The proposed change to Cargo is to add the ability to specify user-defined profiles in addition to the five predefined profiles, dev, release, test, bench. It is also desired in this scope to reduce confusion regarding where final outputs reside, and increase the flexibility to specify the user-defined profile attributes.


Past proposal to increase flexibility of Cargo’s build flags for crates within a single cargo build invocation, has resulted in RFC 2282, which adds the flexibility of changing attributes of specific crates under one of the default profiles. However, it does not allow for a full custom profile name definition that can have its own additional final outputs.

The motivation is illustrated by a prominent example — the ability to easily throw everything under a custom compilation mode in addition to the existing compilation modes.

For example, suppose we are frequently comparing between both a release build and a super-optimized release+LTO build, we would like Cargo to having two separate target/ directories, e.g. target/release, and target/release-lto, for which the binaries and incremental compilation is managed separately. This is so that we can easily switch between the two modes without penalty.

Here’s an example for a real-world user: tikv/issue/4189

Guide-level explanation

With this proposal implemented, a user can define custom profiles under new names, provided that an inherits key is used in order to receive attributes from other profiles.

For example:

inherits = "release"
lto = true

Valid profile names are: must not be empty, use only alphanumeric characters or - or _.

Passing --profile with the profile’s name to various Cargo commands will resolve to the custom profile. Overrides specified in the profiles from which the custom profile inherits will be inherited too, and all final outputs may go to a different directory by default:

$ cargo build
$ cargo build --release
$ cargo build --profile release-lto
$ ls -l target
debug release release-lto

Cargo will emit errors in case inherits loops are detected. When considering inheritance hierarchy, all profiles directly or indirectly inherit from either from release or from dev.

This also affects other Cargo commands:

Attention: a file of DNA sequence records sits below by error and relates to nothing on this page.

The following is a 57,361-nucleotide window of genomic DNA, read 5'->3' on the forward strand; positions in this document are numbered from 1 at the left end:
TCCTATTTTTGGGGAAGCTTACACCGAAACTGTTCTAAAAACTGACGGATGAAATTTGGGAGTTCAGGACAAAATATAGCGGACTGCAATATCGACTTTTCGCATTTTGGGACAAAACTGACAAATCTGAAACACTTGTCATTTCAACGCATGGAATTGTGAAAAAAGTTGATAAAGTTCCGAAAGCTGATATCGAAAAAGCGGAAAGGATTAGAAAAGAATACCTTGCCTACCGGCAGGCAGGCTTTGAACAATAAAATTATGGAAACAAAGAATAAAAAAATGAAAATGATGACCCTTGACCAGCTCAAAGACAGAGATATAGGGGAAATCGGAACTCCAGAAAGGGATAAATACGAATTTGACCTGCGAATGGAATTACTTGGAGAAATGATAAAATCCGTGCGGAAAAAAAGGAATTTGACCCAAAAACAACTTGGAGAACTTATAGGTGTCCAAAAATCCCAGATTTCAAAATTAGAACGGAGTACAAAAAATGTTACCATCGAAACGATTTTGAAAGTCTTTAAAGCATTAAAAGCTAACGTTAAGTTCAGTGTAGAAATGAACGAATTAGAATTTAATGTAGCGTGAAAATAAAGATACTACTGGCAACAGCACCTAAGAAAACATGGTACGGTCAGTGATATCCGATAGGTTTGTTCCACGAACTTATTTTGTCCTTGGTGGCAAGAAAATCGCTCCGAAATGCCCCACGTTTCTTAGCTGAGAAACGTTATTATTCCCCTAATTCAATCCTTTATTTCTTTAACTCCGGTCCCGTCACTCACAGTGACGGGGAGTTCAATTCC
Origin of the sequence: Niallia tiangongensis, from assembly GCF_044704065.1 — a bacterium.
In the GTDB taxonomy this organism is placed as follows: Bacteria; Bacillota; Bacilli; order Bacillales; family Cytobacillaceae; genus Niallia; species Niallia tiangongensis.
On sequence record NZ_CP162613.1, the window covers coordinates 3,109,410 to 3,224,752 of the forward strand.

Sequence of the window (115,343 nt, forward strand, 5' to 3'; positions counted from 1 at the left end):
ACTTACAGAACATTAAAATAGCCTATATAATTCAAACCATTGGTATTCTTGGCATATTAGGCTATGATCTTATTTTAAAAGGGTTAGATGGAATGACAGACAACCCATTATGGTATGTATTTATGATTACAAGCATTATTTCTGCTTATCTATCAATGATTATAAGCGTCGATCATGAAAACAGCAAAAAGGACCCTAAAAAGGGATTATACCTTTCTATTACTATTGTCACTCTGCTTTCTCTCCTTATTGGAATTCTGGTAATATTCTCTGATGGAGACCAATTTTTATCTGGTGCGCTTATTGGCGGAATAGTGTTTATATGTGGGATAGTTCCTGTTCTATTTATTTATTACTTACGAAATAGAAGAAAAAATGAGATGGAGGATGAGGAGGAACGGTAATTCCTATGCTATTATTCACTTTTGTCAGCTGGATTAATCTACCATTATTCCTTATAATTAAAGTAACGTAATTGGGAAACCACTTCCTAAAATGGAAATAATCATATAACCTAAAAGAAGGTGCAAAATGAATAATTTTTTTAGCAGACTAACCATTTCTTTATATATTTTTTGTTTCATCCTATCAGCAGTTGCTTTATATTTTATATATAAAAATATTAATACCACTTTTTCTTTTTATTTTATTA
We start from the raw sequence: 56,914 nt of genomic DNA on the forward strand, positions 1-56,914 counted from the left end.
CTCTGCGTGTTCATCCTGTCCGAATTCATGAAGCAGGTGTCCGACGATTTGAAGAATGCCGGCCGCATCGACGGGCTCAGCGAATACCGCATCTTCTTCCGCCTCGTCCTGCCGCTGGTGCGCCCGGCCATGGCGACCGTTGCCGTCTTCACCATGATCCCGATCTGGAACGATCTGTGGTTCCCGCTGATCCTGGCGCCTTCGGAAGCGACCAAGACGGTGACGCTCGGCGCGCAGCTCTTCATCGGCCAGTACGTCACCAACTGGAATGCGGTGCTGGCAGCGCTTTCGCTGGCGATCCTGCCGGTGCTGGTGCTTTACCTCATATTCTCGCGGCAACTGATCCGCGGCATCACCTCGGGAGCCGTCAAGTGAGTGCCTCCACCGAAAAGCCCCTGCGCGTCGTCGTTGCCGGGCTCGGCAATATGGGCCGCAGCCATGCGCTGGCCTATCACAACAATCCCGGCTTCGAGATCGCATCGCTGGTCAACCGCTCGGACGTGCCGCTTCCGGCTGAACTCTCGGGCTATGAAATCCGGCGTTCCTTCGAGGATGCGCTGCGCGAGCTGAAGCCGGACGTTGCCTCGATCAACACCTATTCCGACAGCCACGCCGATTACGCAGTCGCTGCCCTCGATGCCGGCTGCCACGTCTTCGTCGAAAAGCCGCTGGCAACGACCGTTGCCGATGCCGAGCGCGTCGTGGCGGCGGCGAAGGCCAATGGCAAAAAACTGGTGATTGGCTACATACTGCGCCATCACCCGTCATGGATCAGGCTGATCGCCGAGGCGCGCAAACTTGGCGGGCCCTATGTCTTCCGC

• cargo test also receives --profile, but unless it is specified, uses the predefined test profile which is described below.
  • cargo bench also receives --profile, but unless it is specified, uses the predefined bench profile which is described below.

Effect over the use of profile in commands

The mixtures of profiles used for --all-targets is still in effect, as long as --profile is not specified.

Combined specification with --release

For now, --release is supported for backward-compatibility.

Using --profile and --release together in the same invocation emits an error unless --profile=release. Using --release on its own is equivalent to specifying --profile=release

New dir-name attribute

Some of the paths generated under target/ have resulted in a de-facto “build protocol”, where cargo is invoked as a part of a larger project build. So, to preserve the existing behavior, there is also a new attribute dir-name, which when left unspecified, defaults to the name of the profile. For example:

inherits = "release"
dir-name = "lto"  # Emits to target/lto instead of target/release-lto
lto = true
  • The dir-name attribute is used mainly to direct the outputs of bench and test to their respective directories: target/release and target/debug. This preserves existing behavior.
  • The dir-name attribute is the only attribute not passed by inheritance.
  • Valid directory names are: must not be empty, use only alphanumeric characters or - or _.

Cross compilation

Under cross compilation with a profile, paths corresponding to target/<platform-triple>/<dir-name> will be created.

Treatment to the pre-defined profiles

  • The release profile remains as it is, with settings overridable as before.
  • The dev profile receives the dir-name = "debug" attribute, so that its final outputs are emitted to target/debug, as existing Rust developers will expect this behavior. This should be added in the official documentation for the Cargo manifest, to make this fact clearer for users.
  • A debug profile name is not allowed, with a warning saying to use the already established dev name.
  • The bench profile defaults to the following definition, to preserve current behavior:
inherits = "release"
dir-name = "release"
  • The test profile defaults to the following definition, to preserve current behavior:
inherits = "dev"
dir-name = "debug"
  • The (upcoming) build profile defaults to the following definition:
inherits = "dev"
dir-name = "build"
debug = false

(NOTE: the build profile is experimental and may be removed later)

Reference-level explanation

The ‘final outputs’ phrasing was used in this RFC, knowing that there are intermediate outputs that live under target/ that are usually not a concern for most Cargo users. The paths that constitute the final build outputs however, constitute as sort of a protocol for invokers of Cargo. This RFC extends on that protocol, allowing for outputs in more directories.

Cargo code changes